Brennan: There was a time I got very exercised about the subject of streaming viewership, because it always felt like Netflix was crowing about what it wanted to crow about and everything else went unmentioned. Now that just about everyone has started their own platform, it feels like the playing field is more level, and we may begin to have a picture of the whole equation — even if it’s never going to mean quite what Nielsen overnights and Sunday morning box office numbers used to.

But I also think the phenomenon you mention, that relatively niche films and TV series tend to dominate the cultural conversation, has always been true in one form or another. I mean, “The Sopranos” finale in 2007, long before the age of streaming, had about one-third of the viewers of that year’s top-rated show, “American Idol.” But what do you remember: the talent show’s winner or the cut to black?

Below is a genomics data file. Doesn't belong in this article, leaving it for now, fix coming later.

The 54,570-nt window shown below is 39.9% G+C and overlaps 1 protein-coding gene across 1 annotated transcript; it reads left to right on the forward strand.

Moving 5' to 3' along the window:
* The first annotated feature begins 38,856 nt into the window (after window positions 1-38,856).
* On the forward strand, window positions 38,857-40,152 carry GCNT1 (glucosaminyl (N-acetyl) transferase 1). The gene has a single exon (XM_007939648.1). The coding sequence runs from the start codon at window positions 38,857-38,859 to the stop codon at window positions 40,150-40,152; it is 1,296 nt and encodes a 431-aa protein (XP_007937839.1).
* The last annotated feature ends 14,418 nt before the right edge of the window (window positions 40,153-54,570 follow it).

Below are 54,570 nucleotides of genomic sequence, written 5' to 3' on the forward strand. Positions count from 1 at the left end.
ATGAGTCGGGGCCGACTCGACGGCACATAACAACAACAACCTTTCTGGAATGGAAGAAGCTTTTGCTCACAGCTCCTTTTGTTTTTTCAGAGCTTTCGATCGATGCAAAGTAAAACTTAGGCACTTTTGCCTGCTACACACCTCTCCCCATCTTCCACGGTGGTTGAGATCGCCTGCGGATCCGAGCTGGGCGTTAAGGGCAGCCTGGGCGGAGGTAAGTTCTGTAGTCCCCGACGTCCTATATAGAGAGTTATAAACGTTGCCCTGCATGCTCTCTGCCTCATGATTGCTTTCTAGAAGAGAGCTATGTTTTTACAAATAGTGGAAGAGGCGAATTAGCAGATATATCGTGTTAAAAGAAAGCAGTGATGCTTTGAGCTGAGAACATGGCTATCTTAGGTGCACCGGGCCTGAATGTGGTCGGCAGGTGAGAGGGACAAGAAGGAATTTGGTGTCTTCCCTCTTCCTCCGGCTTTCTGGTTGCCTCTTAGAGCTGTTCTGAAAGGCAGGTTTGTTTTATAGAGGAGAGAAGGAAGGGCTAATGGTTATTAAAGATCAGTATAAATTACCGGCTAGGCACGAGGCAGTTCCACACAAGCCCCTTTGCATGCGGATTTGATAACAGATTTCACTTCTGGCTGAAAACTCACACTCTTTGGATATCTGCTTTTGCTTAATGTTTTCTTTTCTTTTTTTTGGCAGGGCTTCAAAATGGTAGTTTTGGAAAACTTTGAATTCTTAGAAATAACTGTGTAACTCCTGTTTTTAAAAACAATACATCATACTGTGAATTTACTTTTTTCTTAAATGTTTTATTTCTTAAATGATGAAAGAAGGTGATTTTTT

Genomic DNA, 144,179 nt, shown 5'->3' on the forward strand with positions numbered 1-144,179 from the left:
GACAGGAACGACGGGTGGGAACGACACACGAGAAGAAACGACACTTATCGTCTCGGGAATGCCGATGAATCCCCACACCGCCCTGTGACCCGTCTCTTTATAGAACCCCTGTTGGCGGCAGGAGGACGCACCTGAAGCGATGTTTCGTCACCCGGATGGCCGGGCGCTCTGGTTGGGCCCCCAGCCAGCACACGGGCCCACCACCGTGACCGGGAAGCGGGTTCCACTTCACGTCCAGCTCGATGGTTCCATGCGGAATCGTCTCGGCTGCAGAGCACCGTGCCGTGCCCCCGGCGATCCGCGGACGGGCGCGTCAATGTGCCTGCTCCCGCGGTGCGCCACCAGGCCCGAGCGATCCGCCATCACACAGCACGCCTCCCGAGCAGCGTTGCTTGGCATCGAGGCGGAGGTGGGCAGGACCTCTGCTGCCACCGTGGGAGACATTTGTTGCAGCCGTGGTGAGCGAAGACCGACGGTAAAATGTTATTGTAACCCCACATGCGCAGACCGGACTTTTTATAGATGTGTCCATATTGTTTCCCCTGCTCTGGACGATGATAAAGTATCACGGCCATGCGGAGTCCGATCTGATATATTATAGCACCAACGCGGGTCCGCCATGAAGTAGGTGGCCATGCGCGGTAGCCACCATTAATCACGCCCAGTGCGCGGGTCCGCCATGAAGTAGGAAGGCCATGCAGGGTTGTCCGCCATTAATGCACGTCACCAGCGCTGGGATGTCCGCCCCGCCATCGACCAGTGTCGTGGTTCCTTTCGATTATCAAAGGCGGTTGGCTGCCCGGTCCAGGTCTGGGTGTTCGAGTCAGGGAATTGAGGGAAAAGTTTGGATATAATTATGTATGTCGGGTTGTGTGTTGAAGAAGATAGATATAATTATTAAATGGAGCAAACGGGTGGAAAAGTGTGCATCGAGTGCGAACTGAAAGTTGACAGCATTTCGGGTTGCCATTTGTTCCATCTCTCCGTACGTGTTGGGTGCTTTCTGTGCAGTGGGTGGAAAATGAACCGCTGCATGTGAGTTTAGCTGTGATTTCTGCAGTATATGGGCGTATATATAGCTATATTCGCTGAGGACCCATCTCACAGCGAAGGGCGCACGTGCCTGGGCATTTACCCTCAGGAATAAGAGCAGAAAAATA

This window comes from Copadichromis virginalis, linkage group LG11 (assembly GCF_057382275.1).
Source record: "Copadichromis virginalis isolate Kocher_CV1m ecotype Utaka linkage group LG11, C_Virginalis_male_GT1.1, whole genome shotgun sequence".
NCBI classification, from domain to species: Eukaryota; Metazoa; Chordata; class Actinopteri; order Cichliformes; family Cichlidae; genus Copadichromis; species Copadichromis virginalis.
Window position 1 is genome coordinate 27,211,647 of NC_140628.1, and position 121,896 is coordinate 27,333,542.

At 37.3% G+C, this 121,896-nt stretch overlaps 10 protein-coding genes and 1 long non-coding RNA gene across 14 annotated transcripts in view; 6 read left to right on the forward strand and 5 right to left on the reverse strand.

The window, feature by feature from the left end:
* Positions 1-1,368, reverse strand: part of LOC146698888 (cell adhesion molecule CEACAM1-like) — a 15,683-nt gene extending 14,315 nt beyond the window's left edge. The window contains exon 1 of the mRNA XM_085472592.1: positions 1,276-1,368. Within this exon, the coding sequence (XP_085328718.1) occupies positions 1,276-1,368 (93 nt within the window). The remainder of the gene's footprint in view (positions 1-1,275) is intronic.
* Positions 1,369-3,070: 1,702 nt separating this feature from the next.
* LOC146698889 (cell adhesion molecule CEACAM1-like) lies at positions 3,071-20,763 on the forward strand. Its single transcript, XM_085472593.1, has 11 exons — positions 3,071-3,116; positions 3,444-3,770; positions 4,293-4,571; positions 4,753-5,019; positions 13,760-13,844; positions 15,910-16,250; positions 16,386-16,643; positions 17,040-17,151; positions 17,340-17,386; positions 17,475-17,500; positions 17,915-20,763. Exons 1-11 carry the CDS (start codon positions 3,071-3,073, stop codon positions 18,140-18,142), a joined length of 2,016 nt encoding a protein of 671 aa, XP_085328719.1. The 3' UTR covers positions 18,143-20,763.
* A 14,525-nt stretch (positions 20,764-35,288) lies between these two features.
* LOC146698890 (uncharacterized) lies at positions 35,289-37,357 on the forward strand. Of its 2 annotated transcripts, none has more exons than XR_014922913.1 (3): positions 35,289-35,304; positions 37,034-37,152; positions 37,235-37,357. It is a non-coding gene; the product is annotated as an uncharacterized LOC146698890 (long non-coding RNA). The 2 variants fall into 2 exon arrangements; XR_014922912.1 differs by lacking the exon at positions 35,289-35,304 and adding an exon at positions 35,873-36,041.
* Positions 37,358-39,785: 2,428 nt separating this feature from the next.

Faughnder: I definitely remember Kelly Clarkson winning, but I take your point. What would a standardized streaming ratings system look like? And isn’t talent going to force the issue as they argue for how much they should be paid? The Scarlett Johansson lawsuit against Disney isn’t exactly about this, but it does show how stars and other artists are not going to just sit back and take whatever they can get from their distributors, who think they have more power than ever. Writers, actors and producers want to know what the true market value of their product is.